Since then, three more countries have received validation: both Benin and Uganda (in November 2021 and April 2022 respectively) were validated as having eliminated the gambiense form of sleeping sickness, while Rwanda received validation regarding the rhodesiense form in April 2022.

All three countries have carried out extensive laboratory tests and reactive interventions in areas where cases were diagnosed, and have also undertaken interventions to target the vectors of disease, in this case, the tsetse flies. They have also demonstrated that they have detailed plans for ongoing HAT surveillance, to monitor for further outbreaks of disease.

Towards elimination of transmission

Validation of elimination in Benin, Uganda and Rwanda is an important step towards widespread elimination of both forms of HAT as public health problems.

It is also an important step on the road towards the ultimate goal, namely to eliminate the transmission of gambiense HAT by 2030 to meet the 2030 NTD road map target.

The further good news is that many others are following in these countries’ footsteps and are currently submitting their own dossiers for validation.

Congratulations to Benin, Uganda and Rwanda – and here’s to even more countries following in their footsteps very soon!

From WHO

By Manuel Lluberas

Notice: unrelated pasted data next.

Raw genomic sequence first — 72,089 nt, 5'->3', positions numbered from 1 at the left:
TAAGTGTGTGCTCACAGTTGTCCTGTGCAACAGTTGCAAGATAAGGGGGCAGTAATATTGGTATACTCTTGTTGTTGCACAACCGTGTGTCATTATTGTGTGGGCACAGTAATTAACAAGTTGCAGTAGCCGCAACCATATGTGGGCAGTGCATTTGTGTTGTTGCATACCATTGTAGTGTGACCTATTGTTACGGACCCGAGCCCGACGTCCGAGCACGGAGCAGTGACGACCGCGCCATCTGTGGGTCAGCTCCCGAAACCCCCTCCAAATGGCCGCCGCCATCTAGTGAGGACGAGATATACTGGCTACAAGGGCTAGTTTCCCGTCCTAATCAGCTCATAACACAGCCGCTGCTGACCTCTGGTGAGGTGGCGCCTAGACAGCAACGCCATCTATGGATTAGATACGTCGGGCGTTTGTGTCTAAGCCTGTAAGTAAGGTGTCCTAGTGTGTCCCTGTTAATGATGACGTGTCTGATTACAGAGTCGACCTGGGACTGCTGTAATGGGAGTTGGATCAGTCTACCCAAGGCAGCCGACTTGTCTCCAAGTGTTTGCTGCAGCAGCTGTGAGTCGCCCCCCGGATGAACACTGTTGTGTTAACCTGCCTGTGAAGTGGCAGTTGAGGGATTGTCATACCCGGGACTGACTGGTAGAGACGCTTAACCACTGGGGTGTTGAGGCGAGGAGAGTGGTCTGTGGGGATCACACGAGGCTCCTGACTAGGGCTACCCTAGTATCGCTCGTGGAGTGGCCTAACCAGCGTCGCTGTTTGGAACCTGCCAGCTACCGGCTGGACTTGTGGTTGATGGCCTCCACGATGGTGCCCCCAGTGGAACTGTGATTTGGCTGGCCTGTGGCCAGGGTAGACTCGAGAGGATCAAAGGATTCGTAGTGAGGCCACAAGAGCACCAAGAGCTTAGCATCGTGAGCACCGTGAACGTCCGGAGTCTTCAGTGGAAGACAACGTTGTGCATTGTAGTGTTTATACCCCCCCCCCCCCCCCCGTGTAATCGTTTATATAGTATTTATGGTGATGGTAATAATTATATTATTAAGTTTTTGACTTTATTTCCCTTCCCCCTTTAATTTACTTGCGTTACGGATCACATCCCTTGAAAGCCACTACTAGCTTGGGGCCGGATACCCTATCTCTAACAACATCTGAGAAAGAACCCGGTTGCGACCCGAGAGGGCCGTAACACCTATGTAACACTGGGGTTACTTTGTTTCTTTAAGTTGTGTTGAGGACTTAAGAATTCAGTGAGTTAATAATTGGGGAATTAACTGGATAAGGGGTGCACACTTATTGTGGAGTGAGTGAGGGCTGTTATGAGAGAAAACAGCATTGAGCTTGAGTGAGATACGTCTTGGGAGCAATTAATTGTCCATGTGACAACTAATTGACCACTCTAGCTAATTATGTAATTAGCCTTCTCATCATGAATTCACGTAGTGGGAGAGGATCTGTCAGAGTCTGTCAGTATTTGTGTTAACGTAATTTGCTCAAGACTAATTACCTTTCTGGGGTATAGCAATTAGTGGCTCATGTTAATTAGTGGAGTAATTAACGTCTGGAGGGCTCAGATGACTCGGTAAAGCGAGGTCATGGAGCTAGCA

I am a public health entomologist with extensive experience in the control of insects of public health and veterinary importance obtained during the past three decades, including twelve years as medical entomologist and medical intelligence officer for the US Navy attached to the US Marines. I have provided technical assistance on the design, implementation, evaluation, and technical capacity building on integrated vector management to ministries of health and agriculture, private and public entities, and UN agencies in four continents. Some of my most significant accomplishments include designing the indoor residual spraying (IRS) campaign against malaria vectors of the US President's Malaria Initiative for Sub Saharan Africa (PMI); helping the University of South Florida and The Bill & Melinda Gates Foundation develop the habitat signatures for mosquito vectors in Cambodia using spectral signatures from sub-meter pixel data obtained from 5 satellites; and conducting Entomological Monitoring and Vector Control Capacity Evaluations against Aedes aegypti (vector of Dengue, Zika and Chikungunya) for portions of Central America under projects with USAID. Other projects include developing and implementing the mosquito population suppression strategies in Banda Aceh and Western Sumatra, Indonesia after the Tsunami of 2005; helping Haiti's Ministry of Health and Population develop mosquito control protocols in the aftermath of the earthquake of 2010; and assisting the Pan Africa Tsetse fly and Trypanosomiasis Eradication Campaign reduce sleeping sickness in parts of West Africa. I have been a member of the Vector Control Working Group of WHO’s Roll Back Malaria Campaign since its inception, have over thirty technical articles on vector management published, wrote a column on Malaria World for two years, contributed to the publication of WHO’s Global Plan for Insecticide Resistance Management in Malaria Vectors, and drafted the first two drafts of WHO’s Operational Manual for Indoor Residual Spraying. I’ve presented numerous keynote addresses and lectures on integrated vector management in Spanish and English in several international congresses on vector control in Africa, Europe, South America, and the United States, and provide simultaneous translation from Spanish to English for the Latin America Symposia for the American Mosquito Control Association. I was twice selected as finalist for the Rear Admiral Charles S. Stevenson Award for excellence in Preventive Medicine, the top award in US Navy Medicine and received the Meritorious Service Medal from the American Mosquito Control Association. I hold an FAA certification as a Remote Pilot of a small, Unmanned Aerial System (sUAS or drone) and a 25-Ton Master Captain Certificate with sailing endorsement from the US Coast Guard.